Good day film fans! Here’s something we saw online that is sure to tickle your pickle!
Step into the mind-blowing world of VFX with The VFX Festival! Escape Studios has created the first ever four-day festival exploring the breathtaking world of visual effects, held in London on 10th-13th October.
Celebrating a decade of UK visual effects, the festival will be packed with the most respected VFX talent, visionaries and companies who have helped shape the industry. Offering inspirational insight behind the clever trickery in this booming VFX industry, with an exciting four-day programme packed with insider knowledge and information, showreel demos, hands-on workshops and exclusive premieres, it's perfect for those with a creative talent or thirst to develop their VFX Career.
Who Framed Roger Rabbit? is one film responsible for inspiring a whole generation of animators. This is very much the case in the UK particularly, and largely because of the massive contribution from one very talented Brit, Richard Williams, and his team at Elstree Studios. And so, when I came across this posting on io9.com, I felt I should share the little nostalgic nugget with you all.
Continuing on from Part I of this blog... then, at the start of season 8, and totally out of the blue, RvB started using action sequences, made with fully scripted fight scenes that involve stunts not possible with the previous game engine. CG had crept its way into the show, and in a big way; multiple people beating the incredible hell out of each other, huge explosions, space fights, giant weapons, and jaw dropping set pieces littered season 8, including a hilarious 8-minute sequence of Tex destroying the Reds and Blues, and flashbacks to Project Freelancer.
Sometimes a new piece of equipment struts onto the gadgetry scene, reminding us all, just how hard it is to keep up with the rapidly evolving trends in the technological world we live in.
As is often the case with our blogs, we saw something cool on the internet, and feel ever so compelled to share it with all you lovely clicking people!
The other night I had a quiet evening at home and decided to have a flick through the documentary section of iTunes and see what was new.
Today sees the launch of Reasons to be Creative, an annual festival dedicated to art, design, code and being creative. Born from its predecessor Flash on the Beach, this is a Brighton based digital media conference perfect for those who want to learn, get inspired, network, brainstorm, and collaborate. This is where leading minds in the business are brought together to share their knowledge, experience and above all inspire.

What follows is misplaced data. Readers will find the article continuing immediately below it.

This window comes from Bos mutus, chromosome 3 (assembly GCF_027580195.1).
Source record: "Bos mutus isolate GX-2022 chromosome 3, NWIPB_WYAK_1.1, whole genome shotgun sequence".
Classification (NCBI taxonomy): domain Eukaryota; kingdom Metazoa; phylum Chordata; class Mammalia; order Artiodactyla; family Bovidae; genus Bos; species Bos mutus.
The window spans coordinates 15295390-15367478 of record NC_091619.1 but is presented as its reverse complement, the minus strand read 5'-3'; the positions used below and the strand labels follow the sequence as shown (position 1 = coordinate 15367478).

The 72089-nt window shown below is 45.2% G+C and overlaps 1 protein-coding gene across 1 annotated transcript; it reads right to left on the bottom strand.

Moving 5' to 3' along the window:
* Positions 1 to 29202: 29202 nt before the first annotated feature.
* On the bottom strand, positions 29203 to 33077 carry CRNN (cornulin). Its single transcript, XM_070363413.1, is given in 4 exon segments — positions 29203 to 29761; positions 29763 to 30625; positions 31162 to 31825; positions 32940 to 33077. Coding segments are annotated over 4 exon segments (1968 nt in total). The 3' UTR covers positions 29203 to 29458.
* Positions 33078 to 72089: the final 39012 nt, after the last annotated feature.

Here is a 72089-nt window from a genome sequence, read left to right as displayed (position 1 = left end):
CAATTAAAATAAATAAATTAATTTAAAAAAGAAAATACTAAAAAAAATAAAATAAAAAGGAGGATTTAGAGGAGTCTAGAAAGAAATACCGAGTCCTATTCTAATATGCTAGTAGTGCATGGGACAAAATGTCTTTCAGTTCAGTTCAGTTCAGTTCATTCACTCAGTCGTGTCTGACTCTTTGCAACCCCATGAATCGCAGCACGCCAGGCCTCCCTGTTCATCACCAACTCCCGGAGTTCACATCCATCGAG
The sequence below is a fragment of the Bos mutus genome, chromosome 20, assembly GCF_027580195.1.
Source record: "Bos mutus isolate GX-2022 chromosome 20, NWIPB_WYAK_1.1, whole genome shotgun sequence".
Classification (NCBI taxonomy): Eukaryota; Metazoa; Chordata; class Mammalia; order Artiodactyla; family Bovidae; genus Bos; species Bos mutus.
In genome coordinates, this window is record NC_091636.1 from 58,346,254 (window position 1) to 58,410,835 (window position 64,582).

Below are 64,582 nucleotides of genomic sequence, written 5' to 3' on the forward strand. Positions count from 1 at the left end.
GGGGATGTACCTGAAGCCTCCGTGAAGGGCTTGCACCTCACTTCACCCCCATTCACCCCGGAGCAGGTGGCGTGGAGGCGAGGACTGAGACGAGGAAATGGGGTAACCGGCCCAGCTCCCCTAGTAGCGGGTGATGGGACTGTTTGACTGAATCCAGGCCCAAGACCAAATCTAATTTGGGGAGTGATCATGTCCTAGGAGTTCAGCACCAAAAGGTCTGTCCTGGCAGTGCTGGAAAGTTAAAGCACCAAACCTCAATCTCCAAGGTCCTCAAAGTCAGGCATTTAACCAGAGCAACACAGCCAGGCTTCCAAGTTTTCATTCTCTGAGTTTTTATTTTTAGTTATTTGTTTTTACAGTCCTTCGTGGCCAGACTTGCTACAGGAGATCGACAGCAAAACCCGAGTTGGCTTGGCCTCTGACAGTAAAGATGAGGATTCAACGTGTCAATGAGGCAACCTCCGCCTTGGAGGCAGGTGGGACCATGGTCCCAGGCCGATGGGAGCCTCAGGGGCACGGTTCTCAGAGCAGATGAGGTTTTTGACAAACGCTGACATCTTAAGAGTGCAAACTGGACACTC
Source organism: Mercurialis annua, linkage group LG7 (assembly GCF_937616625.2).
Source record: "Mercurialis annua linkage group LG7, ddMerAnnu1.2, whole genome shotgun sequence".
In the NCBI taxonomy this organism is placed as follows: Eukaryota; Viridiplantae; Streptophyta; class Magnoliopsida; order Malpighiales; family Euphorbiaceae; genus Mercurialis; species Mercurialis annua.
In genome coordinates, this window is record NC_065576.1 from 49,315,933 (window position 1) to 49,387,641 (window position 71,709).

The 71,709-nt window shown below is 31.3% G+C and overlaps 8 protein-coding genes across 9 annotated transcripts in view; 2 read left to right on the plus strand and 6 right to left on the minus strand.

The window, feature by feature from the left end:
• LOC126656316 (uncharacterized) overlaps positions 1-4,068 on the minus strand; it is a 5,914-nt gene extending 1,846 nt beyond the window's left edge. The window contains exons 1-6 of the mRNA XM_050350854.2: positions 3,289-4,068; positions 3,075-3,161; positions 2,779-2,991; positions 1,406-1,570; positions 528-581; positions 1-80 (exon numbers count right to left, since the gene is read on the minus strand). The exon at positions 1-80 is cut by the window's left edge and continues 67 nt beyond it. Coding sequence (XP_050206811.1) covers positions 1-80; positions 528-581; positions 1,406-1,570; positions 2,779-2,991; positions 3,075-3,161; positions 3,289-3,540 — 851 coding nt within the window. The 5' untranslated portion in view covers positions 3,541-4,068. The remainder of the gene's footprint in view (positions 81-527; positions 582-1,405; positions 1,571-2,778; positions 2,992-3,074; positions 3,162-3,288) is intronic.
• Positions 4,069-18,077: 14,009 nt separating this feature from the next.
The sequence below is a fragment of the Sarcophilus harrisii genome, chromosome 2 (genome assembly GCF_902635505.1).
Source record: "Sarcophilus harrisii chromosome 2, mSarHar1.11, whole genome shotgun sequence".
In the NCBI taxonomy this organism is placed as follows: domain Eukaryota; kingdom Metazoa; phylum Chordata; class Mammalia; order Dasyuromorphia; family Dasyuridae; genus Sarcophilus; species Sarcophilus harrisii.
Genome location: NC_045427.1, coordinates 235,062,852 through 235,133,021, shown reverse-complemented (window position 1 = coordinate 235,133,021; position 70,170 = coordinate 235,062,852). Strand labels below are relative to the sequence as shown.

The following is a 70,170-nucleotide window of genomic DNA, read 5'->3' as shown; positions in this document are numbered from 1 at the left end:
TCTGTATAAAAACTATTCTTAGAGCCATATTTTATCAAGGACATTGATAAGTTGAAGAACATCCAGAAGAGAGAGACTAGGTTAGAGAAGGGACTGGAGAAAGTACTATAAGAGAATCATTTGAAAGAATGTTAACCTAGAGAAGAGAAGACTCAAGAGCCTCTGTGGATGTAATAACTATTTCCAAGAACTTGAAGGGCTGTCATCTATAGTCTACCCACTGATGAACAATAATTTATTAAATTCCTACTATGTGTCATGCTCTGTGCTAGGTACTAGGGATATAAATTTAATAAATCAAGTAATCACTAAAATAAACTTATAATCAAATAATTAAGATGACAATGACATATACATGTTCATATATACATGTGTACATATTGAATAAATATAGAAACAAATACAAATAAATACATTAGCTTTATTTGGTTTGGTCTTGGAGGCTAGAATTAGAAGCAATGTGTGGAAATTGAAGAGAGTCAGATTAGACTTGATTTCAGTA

Calling all VFX artists! Is it time to take your career to the next level? Learn how to create earth shattering natural disasters, amazing particle flows, beautifully complex dynamic simulations and cataclysmically destructive explosions…without being prosecuted.
LinkedIn is a pretty awesome tool for lots of reasons, but one in particular is how it encourages some users to be quite industrious in their spare time. And a perfect example of this is how freelance digital compositor Vincent Frei has created a group called The Art of VFX. This is where Vincent shares interviews he’s had with a range of industry professionals working in VFX, offering us VFX geeks an inside scoop into what they’ve been working on.
Today I discovered a VFX themed collaboration which includes one of my favourite YouTube faces, Harley Morenstein of ‘Epic Meal Time’. He joins competitive gamer, filmmaker and part time VFX technician ‘Freddie Wong’, making for an outright ridiculous, (yet entertaining) couple of minutes of VFX action.
Escapee Hasraf Dulull's fifteen-minute film is a true work of art! Set in an alternate reality with cats and dogs, it mixes some intense action with some serious drama, all emphatically enhanced by a unique animation visual style.
Even if you only managed to catch a glimpse of yesterday’s Olympic closing ceremony – there’s no way you couldn’t have been impressed. What a party! From the rollerblading nuns (Surely genius in their own right?), to a bus ride with our very own modern day Willy Wonka, Russell Brand – it was certainly memorable to say the least. Damien Hirst brought the stage together with one of his signature Spin paintings – signalling the importance and influence of British art across the globe. Like religion, it divides and conquers and in this case, it achieved the latter.
I recently commandeered a kinder egg toy from my colleague Ellen, in the form of a mini-spirograph!